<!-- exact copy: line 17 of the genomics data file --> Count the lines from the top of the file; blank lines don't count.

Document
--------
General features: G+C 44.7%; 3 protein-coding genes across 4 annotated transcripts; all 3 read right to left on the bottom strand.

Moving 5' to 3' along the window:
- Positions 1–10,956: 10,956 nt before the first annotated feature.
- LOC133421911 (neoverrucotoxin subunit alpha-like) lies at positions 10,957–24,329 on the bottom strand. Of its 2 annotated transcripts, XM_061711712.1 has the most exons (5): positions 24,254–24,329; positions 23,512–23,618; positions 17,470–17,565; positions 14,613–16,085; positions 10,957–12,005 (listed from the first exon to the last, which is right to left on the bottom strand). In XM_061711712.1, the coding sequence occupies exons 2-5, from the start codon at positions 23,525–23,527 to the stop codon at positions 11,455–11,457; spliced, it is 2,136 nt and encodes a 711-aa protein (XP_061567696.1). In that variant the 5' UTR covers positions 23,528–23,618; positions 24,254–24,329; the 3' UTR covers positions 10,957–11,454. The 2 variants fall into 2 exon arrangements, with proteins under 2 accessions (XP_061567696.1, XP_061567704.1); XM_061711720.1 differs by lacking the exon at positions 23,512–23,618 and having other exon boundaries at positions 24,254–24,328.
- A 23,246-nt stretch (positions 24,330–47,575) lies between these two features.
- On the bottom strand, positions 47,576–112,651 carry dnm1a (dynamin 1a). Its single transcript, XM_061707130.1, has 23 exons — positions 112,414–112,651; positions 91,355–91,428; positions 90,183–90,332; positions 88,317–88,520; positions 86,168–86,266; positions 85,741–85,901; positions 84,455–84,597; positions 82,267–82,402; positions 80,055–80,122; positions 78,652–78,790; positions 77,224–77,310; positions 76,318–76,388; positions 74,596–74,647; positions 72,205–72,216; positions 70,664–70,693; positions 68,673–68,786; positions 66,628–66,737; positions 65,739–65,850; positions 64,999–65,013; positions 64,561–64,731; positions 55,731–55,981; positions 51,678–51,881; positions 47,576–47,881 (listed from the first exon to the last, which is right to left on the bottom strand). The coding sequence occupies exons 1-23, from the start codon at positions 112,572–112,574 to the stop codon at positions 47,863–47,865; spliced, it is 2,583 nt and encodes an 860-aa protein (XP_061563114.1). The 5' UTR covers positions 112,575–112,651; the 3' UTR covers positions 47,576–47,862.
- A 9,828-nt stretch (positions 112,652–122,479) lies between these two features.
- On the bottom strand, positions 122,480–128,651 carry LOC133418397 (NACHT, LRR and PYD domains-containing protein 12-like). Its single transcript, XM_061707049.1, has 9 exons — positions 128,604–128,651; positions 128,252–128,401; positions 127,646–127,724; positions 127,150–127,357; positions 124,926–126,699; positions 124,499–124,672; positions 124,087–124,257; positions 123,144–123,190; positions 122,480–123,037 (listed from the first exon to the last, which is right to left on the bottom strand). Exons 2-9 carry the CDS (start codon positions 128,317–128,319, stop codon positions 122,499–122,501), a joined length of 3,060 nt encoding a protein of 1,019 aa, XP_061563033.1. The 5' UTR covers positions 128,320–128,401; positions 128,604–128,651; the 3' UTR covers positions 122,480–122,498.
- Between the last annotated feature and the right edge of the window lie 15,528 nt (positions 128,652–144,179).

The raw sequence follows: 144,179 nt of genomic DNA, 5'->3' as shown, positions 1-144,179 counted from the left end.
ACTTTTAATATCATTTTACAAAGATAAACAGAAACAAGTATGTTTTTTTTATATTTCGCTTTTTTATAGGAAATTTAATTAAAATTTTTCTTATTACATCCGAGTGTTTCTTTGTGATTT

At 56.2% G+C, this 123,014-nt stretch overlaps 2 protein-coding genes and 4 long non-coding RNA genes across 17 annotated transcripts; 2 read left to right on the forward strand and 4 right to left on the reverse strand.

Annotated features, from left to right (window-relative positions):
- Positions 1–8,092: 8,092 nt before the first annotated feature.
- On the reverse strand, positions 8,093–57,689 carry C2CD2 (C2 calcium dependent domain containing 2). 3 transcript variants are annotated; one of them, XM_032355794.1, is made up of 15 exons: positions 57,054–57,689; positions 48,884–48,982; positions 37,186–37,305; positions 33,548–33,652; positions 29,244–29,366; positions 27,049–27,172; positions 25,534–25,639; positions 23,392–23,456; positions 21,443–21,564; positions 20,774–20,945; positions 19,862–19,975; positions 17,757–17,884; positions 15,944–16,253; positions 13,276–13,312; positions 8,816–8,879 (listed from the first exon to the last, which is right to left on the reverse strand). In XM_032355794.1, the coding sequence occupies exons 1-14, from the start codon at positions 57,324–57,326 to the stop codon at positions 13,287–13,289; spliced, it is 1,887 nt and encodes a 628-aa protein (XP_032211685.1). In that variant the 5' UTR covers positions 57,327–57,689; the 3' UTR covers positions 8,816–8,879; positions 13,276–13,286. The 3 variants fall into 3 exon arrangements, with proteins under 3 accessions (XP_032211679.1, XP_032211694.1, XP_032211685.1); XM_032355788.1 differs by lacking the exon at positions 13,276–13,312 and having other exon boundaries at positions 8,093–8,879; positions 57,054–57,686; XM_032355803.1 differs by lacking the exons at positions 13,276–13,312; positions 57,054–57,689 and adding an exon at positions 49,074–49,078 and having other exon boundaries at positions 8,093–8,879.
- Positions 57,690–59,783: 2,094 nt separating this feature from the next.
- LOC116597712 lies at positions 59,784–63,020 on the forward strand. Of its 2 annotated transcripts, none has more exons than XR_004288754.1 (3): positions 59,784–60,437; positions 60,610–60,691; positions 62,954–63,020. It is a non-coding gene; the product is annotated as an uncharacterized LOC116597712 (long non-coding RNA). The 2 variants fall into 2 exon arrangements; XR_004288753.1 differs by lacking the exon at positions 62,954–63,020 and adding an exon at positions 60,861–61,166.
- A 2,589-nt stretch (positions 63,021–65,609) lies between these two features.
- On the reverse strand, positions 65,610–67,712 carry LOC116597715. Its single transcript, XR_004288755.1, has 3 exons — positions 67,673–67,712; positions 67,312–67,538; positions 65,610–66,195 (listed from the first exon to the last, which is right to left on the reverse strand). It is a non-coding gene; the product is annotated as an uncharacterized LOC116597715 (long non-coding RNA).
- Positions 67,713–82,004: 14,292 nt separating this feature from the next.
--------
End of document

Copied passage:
- LOC116597712 lies at positions 59,784–63,020 on the forward strand. Of its 2 annotated transcripts, none has more exons than XR_004288754.1 (3): positions 59,784–60,437; positions 60,610–60,691; positions 62,954–63,020. It is a non-coding gene; the product is annotated as an uncharacterized LOC116597712 (long non-coding RNA). The 2 variants fall into 2 exon arrangements; XR_004288753.1 differs by lacking the exon at positions 62,954–63,020 and adding an exon at positions 60,861–61,166.